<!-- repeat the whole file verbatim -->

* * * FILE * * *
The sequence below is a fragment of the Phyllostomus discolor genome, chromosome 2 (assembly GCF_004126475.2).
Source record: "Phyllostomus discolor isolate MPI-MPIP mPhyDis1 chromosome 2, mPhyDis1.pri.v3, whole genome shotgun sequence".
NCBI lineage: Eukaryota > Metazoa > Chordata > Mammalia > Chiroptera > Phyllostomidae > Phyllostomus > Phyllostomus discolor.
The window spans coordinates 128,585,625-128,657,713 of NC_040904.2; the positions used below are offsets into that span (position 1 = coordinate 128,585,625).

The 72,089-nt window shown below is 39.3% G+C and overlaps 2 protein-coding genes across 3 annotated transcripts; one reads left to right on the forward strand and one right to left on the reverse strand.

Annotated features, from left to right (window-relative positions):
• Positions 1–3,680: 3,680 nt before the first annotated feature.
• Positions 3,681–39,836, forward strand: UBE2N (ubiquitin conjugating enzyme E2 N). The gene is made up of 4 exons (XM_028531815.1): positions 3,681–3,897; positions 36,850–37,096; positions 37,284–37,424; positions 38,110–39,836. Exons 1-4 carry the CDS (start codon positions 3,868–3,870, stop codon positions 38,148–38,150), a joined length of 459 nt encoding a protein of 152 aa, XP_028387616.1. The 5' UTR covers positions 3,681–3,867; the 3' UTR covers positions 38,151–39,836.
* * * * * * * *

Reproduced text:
The sequence below is a fragment of the Phyllostomus discolor genome, chromosome 2 (assembly GCF_004126475.2).
Source record: "Phyllostomus discolor isolate MPI-MPIP mPhyDis1 chromosome 2, mPhyDis1.pri.v3, whole genome shotgun sequence".
NCBI lineage: Eukaryota > Metazoa > Chordata > Mammalia > Chiroptera > Phyllostomidae > Phyllostomus > Phyllostomus discolor.
The window spans coordinates 128,585,625-128,657,713 of NC_040904.2; the positions used below are offsets into that span (position 1 = coordinate 128,585,625).

The 72,089-nt window shown below is 39.3% G+C and overlaps 2 protein-coding genes across 3 annotated transcripts; one reads left to right on the forward strand and one right to left on the reverse strand.

Annotated features, from left to right (window-relative positions):
• Positions 1–3,680: 3,680 nt before the first annotated feature.
• Positions 3,681–39,836, forward strand: UBE2N (ubiquitin conjugating enzyme E2 N). The gene is made up of 4 exons (XM_028531815.1): positions 3,681–3,897; positions 36,850–37,096; positions 37,284–37,424; positions 38,110–39,836. Exons 1-4 carry the CDS (start codon positions 3,868–3,870, stop codon positions 38,148–38,150), a joined length of 459 nt encoding a protein of 152 aa, XP_028387616.1. The 5' UTR covers positions 3,681–3,867; the 3' UTR covers positions 38,151–39,836.